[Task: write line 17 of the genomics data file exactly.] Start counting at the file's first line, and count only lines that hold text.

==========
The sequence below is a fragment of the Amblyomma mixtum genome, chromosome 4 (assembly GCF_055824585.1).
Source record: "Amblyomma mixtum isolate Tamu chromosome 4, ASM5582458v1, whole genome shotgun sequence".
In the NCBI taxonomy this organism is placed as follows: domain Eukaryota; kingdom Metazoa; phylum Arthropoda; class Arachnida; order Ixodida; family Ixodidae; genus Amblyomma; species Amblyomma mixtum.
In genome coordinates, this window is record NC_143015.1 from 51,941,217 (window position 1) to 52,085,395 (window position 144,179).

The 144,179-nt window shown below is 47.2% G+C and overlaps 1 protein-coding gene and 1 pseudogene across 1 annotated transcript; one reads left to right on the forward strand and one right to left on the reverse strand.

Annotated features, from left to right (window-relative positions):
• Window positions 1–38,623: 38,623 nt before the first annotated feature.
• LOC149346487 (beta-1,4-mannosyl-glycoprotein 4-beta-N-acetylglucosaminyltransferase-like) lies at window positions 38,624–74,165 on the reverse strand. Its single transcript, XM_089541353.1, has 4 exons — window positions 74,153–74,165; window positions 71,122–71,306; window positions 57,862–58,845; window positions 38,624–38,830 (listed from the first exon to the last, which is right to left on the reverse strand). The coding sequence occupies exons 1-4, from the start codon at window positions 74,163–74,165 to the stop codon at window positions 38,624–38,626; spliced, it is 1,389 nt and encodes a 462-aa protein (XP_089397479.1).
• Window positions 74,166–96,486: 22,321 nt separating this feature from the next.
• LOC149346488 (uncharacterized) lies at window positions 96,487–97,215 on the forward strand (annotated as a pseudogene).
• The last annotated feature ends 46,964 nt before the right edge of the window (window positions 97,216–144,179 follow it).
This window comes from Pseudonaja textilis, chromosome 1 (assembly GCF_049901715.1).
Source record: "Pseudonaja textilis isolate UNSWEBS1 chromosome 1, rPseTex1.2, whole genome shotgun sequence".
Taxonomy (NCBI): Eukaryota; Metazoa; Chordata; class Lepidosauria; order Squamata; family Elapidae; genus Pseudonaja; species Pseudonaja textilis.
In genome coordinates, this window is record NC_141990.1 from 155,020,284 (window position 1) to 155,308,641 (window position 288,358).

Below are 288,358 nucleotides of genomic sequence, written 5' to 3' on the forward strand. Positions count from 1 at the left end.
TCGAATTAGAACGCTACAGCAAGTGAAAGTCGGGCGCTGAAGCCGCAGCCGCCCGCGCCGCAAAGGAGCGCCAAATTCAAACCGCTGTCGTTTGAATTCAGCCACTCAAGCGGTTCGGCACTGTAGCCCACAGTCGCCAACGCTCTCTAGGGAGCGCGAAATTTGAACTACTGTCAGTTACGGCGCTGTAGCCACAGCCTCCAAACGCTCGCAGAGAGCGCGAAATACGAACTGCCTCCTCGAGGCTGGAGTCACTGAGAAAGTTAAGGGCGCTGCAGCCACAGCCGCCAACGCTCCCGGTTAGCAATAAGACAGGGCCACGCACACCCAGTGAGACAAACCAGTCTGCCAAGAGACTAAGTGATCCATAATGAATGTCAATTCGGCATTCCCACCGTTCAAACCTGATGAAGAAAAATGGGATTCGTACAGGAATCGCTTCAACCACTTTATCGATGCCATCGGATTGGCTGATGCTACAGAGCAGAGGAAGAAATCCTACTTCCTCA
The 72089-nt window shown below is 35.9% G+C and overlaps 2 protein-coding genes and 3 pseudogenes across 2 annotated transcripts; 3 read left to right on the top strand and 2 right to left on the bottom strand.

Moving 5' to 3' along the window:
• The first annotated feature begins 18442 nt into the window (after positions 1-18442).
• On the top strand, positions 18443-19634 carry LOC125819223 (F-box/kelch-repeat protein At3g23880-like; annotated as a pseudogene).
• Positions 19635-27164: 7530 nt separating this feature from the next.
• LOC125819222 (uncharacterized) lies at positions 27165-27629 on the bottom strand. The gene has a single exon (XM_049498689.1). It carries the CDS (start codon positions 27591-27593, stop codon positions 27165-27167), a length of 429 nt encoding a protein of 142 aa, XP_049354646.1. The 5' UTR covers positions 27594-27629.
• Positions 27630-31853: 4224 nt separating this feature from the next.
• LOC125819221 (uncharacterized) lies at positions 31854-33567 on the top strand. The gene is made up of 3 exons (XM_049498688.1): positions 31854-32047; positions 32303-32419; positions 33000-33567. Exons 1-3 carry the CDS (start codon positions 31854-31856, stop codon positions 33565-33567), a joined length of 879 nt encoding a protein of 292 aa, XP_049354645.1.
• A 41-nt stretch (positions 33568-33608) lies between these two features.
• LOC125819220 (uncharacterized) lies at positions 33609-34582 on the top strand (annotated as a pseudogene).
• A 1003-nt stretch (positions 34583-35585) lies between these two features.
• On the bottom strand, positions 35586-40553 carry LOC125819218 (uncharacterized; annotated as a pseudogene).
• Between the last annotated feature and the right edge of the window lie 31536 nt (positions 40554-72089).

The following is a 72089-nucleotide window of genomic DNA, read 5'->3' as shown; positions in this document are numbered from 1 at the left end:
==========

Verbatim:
TCGAATTAGAACGCTACAGCAAGTGAAAGTCGGGCGCTGAAGCCGCAGCCGCCCGCGCCGCAAAGGAGCGCCAAATTCAAACCGCTGTCGTTTGAATTCAGCCACTCAAGCGGTTCGGCACTGTAGCCCACAGTCGCCAACGCTCTCTAGGGAGCGCGAAATTTGAACTACTGTCAGTTACGGCGCTGTAGCCACAGCCTCCAAACGCTCGCAGAGAGCGCGAAATACGAACTGCCTCCTCGAGGCTGGAGTCACTGAGAAAGTTAAGGGCGCTGCAGCCACAGCCGCCAACGCTCCCGGTTAGCAATAAGACAGGGCCACGCACACCCAGTGAGACAAACCAGTCTGCCAAGAGACTAAGTGATCCATAATGAATGTCAATTCGGCATTCCCACCGTTCAAACCTGATGAAGAAAAATGGGATTCGTACAGGAATCGCTTCAACCACTTTATCGATGCCATCGGATTGGCTGATGCTACAGAGCAGAGGAAGAAATCCTACTTCCTCA